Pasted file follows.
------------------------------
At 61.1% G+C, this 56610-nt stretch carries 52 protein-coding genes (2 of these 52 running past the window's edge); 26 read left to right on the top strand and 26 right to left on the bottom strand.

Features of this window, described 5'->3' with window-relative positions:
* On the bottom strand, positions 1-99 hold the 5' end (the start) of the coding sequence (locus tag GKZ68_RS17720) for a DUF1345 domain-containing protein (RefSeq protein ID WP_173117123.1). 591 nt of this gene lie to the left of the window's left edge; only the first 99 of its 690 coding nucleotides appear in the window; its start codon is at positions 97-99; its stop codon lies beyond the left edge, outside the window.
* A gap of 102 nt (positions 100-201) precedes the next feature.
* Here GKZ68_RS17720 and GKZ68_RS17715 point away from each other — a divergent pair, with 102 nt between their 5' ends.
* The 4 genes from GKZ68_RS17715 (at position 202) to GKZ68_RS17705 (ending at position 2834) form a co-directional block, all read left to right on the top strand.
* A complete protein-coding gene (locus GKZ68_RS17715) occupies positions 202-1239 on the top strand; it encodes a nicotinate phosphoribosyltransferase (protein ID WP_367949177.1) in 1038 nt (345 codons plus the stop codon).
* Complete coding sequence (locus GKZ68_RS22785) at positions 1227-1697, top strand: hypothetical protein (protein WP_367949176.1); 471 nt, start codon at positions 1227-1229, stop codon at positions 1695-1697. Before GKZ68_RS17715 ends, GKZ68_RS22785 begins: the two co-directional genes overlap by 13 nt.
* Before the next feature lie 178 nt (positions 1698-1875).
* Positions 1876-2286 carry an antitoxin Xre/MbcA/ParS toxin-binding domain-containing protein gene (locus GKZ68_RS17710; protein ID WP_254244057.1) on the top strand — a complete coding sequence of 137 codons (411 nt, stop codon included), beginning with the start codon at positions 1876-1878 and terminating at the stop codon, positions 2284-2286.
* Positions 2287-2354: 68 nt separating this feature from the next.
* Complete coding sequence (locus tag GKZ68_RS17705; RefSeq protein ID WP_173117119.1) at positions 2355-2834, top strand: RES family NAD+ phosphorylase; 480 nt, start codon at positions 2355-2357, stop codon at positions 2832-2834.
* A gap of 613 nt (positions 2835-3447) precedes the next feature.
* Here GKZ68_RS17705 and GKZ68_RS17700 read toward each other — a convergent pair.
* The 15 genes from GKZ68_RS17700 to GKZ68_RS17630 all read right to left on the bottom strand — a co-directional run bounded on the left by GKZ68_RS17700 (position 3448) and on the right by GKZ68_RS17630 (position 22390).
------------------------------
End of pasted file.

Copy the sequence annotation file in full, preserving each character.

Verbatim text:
At 61.1% G+C, this 56610-nt stretch carries 52 protein-coding genes (2 of these 52 running past the window's edge); 26 read left to right on the top strand and 26 right to left on the bottom strand.

Features of this window, described 5'->3' with window-relative positions:
* On the bottom strand, positions 1-99 hold the 5' end (the start) of the coding sequence (locus tag GKZ68_RS17720) for a DUF1345 domain-containing protein (RefSeq protein ID WP_173117123.1). 591 nt of this gene lie to the left of the window's left edge; only the first 99 of its 690 coding nucleotides appear in the window; its start codon is at positions 97-99; its stop codon lies beyond the left edge, outside the window.
* A gap of 102 nt (positions 100-201) precedes the next feature.
* Here GKZ68_RS17720 and GKZ68_RS17715 point away from each other — a divergent pair, with 102 nt between their 5' ends.
* The 4 genes from GKZ68_RS17715 (at position 202) to GKZ68_RS17705 (ending at position 2834) form a co-directional block, all read left to right on the top strand.
* A complete protein-coding gene (locus GKZ68_RS17715) occupies positions 202-1239 on the top strand; it encodes a nicotinate phosphoribosyltransferase (protein ID WP_367949177.1) in 1038 nt (345 codons plus the stop codon).
* Complete coding sequence (locus GKZ68_RS22785) at positions 1227-1697, top strand: hypothetical protein (protein WP_367949176.1); 471 nt, start codon at positions 1227-1229, stop codon at positions 1695-1697. Before GKZ68_RS17715 ends, GKZ68_RS22785 begins: the two co-directional genes overlap by 13 nt.
* Before the next feature lie 178 nt (positions 1698-1875).
* Positions 1876-2286 carry an antitoxin Xre/MbcA/ParS toxin-binding domain-containing protein gene (locus GKZ68_RS17710; protein ID WP_254244057.1) on the top strand — a complete coding sequence of 137 codons (411 nt, stop codon included), beginning with the start codon at positions 1876-1878 and terminating at the stop codon, positions 2284-2286.
* Positions 2287-2354: 68 nt separating this feature from the next.
* Complete coding sequence (locus tag GKZ68_RS17705; RefSeq protein ID WP_173117119.1) at positions 2355-2834, top strand: RES family NAD+ phosphorylase; 480 nt, start codon at positions 2355-2357, stop codon at positions 2832-2834.
* A gap of 613 nt (positions 2835-3447) precedes the next feature.
* Here GKZ68_RS17705 and GKZ68_RS17700 read toward each other — a convergent pair.
* The 15 genes from GKZ68_RS17700 to GKZ68_RS17630 all read right to left on the bottom strand — a co-directional run bounded on the left by GKZ68_RS17700 (position 3448) and on the right by GKZ68_RS17630 (position 22390).